In the Homeric hymn of Aphrodite and Anchises, Zeus decided to put sweet desire into his daughter so that she would desperately want to make love to a prince of Troy. Aphrodite did not have the slightest clue to why she had suddenly fallen head over heels for Anchises, other than his appearance, closely resembled that of a god. Though she was somewhat confused by this unexpected desire to make love to Anchises, Aphrodite still gave everything she had, making every attempt to attract him to her.Aphrodite successfully lured Anchises by means of portraying herself as a mortal, but her immortality still showed through her disguise, manifested in her wealth, beauty, and emotional lust. Focusing specifically on lines 85-87 of this Homeric hymn, I argue that the mood of this scene has much to do with Anchises falling under Aphrodite’s casual love spell.
In the description of the elegance of her garments, many symbolic meanings are revealed.Her robe, is described as “out-shining the brightness of fire” and as a “robe of gold. Fire elicits impressions of heat, light, or warmth, but is also symbolic of passion, lust, love, and sexual ecstasy. Such an untraditional robe seems beyond the reach of mortals and Anchises senses this, but it still entices him enough to take the risk.
Aphrodite’s robe is said even to have “out-shined the brightness” of fire. Fire was the dramatic gift to mankind from Prometheus. As he states in Prometheus Bound, “I dared to save man from annihilation..
. Yes, they use fire, and fire shall teach them arts. (Harris and Platzner, lns. 35 and 52).This bequest made mortals powerful; the hyperbole of the garment is exaggerated by its surpassing of fire’s brilliance. The fact that her robe is explained as one of gold is also significant. Gold symbolizes money, power, and wealth.
It is also a material that does not fade in color, rust, or decay in any way. In other words, gold is practically invincible and eternal. In this sense, Aphrodite and gold are comparable because they are both immortal and invincible. Despite her efforts at disguise, she is intrinsically unable to cover up her immortal status.In addition to Aphrodite’s garments, her jewelry, including twisted brooches, shining earrings, and lovely necklaces, also carry supplementary significance.
Considering that jewelry is not a naturally formed element, this means it has to be manufactured, and must be made by either mortals or immortals. Jewelry made by mortals is distinguishable from the jewelry made by immortals. In other words, all the shining and shimmering that reflected off of Aphrodite and attracted Anchises was also an obvious indicator that she was not a human.Jewelry made by humans could be depicted from that of immortals by the difference in designs, manufacturing techniques, and even the lack of glow by the ones made by man. With the help of her jewelry, as well as specific explanations of her physical appearance, Aphrodite comes off as innocent and naive. Two examples of this are her “shining earrings in the form of flowers” and her “soft throat.
” Both suggest a sense of fragility, beauty, and delicacy. It seems almost as if Aphrodite is attempting to portray herself as a naive little mortal who just wants to play with Anchises.A soft throat suggests pure, delicate skin, which is not chafed, burned or irritated; perfect skin that nearly no human has.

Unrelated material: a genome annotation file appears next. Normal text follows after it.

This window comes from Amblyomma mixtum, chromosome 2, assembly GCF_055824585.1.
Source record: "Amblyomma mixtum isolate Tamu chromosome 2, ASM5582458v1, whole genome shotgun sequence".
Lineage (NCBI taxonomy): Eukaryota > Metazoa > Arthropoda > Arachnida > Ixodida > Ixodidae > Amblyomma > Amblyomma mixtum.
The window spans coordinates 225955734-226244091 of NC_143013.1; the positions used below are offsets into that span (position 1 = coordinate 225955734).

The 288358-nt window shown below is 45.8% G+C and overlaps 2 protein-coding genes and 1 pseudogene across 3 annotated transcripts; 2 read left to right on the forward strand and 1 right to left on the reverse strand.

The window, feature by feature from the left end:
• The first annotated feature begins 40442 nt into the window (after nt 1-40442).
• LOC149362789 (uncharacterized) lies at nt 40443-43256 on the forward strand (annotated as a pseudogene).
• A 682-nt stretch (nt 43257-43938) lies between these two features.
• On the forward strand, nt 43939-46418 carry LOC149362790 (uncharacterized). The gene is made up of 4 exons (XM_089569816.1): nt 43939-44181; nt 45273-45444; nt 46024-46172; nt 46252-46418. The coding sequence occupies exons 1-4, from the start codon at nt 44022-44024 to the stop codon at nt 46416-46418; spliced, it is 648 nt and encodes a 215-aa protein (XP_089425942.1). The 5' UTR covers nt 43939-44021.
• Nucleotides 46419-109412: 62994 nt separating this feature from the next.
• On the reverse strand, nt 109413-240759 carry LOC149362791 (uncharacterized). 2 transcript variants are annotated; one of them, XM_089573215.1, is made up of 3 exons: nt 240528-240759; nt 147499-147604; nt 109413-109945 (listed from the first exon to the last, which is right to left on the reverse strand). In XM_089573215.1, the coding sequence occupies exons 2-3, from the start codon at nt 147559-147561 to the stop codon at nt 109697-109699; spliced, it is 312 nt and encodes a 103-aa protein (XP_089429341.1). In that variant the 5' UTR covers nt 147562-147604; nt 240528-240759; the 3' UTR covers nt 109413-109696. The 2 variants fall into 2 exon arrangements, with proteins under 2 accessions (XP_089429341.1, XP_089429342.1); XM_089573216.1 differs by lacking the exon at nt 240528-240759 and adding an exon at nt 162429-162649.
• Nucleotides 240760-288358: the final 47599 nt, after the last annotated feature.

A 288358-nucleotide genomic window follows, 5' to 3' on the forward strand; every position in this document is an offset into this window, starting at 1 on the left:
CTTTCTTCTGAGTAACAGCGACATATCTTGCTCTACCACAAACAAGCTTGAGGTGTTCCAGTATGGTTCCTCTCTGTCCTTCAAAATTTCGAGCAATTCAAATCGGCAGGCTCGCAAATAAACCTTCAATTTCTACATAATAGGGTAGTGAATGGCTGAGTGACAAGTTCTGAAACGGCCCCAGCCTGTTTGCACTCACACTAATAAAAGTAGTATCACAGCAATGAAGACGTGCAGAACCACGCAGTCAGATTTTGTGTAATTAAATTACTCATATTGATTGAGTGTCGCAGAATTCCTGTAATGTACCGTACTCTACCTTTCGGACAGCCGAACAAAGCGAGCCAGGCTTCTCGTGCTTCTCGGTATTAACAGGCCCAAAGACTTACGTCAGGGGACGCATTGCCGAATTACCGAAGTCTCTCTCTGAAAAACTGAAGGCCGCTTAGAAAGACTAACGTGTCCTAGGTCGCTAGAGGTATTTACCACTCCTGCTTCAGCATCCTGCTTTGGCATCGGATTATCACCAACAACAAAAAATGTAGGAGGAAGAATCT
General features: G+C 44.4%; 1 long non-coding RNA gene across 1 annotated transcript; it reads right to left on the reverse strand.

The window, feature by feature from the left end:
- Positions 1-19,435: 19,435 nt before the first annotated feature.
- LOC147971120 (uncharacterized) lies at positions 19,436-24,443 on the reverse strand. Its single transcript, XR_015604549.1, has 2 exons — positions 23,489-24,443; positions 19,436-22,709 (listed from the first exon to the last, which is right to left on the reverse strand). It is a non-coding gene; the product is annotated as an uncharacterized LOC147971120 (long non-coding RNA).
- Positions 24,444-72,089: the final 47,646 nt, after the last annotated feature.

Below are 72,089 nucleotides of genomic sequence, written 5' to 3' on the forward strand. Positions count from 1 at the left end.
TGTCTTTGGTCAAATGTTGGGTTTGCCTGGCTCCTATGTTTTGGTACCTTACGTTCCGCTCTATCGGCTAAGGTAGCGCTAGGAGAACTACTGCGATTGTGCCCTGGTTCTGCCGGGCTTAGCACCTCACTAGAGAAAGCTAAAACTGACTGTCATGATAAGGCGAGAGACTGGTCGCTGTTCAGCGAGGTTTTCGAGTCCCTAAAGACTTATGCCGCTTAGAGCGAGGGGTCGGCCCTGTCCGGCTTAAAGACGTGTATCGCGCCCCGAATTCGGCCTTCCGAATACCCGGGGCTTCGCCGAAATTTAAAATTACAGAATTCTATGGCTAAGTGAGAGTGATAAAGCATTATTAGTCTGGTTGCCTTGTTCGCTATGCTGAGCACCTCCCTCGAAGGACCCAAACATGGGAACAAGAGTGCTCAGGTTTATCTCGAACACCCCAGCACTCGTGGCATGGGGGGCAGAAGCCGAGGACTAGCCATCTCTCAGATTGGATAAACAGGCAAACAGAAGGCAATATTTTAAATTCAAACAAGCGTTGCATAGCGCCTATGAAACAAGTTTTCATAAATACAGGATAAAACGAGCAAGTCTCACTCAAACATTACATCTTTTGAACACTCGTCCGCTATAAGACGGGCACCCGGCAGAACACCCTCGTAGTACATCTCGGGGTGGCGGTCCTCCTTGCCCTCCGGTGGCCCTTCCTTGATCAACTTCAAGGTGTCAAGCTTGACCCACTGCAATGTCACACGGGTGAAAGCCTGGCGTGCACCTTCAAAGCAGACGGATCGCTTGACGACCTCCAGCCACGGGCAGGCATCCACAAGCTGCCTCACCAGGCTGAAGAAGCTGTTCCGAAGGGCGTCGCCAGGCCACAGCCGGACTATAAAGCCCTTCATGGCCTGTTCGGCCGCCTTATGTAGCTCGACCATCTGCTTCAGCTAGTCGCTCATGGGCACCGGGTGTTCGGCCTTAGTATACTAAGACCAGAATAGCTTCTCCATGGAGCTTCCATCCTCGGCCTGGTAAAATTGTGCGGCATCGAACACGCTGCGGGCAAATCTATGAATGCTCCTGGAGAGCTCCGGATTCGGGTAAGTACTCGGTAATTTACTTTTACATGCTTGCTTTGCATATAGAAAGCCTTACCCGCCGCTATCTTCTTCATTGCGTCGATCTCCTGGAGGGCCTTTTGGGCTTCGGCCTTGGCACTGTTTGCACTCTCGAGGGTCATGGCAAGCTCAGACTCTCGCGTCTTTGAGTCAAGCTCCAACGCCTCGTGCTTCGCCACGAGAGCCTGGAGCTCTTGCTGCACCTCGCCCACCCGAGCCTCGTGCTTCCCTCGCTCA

In contrast to her immortal, perfect skin, Aphrodite wears earrings in the form of flowers. Flowers are very vivid, beautiful, temporary creations. They represent beauty, but only temporary life. Transience plays a big role. Aphrodite appears mortal for only a short term until she gets the sexual pleasures she desires. She then quickly informs Anchises to tell no one what has happened, when she returns to her immortal state. Her time as a “mortal” and her lust for Anchises are all temporary.Aphrodite is also aware of temporality when she decides to bed Anchises.
This man of such beauty and godliness, just like that of a flower, is still only mortal and eventually has to die. Aphrodite knows this, but still must fulfill her own desires and passions. Besides her engaging appearance and seductive tactics, Aphrodite also persuades Anchises through conniving words. To get Anchises even to consider making love to her in the first place, she has to make up a convincing story that she is human. She tells Anchises that her father is Ostreus, ruler of Phrygia, and that she has been abducted by Argos-killer (lns. 12-117).She mentions to Anchises that Hermes has told her that she would eventually be his lawfully wedded wife, and would bear him “splendid children” (ln.
127). Furthermore, she claims to be an inexperienced virgin (ln. 133). Clearly, Aphrodite wants Anchises badly enough to make up a believable tale and though it does not take much to convince Anchises, it has the ring of a legitimate story. This incident reflects the lengths Aphrodite will go to get what she wants. The fact that Aphrodite convinces Anchises to make love with her is not nearly as interesting as how she actually accomplishes it.Knowing that Anchises is a susceptible mortal, she plans to lure him in. She uses not only her physical beauty to her advantage, but also divine attire and shimmering jewelry.
She portrays her power and godliness in such a way that it is not completely apparent to the mortal, but yet must be more than any human woman would have to offer. She tops it off with manipulative words that convince Anchises of her eligibility. In the end, Aphrodite covers up her immortal perfections just enough to seduce successfully Anchises into one of the few divine-human unions not to end in tragedy.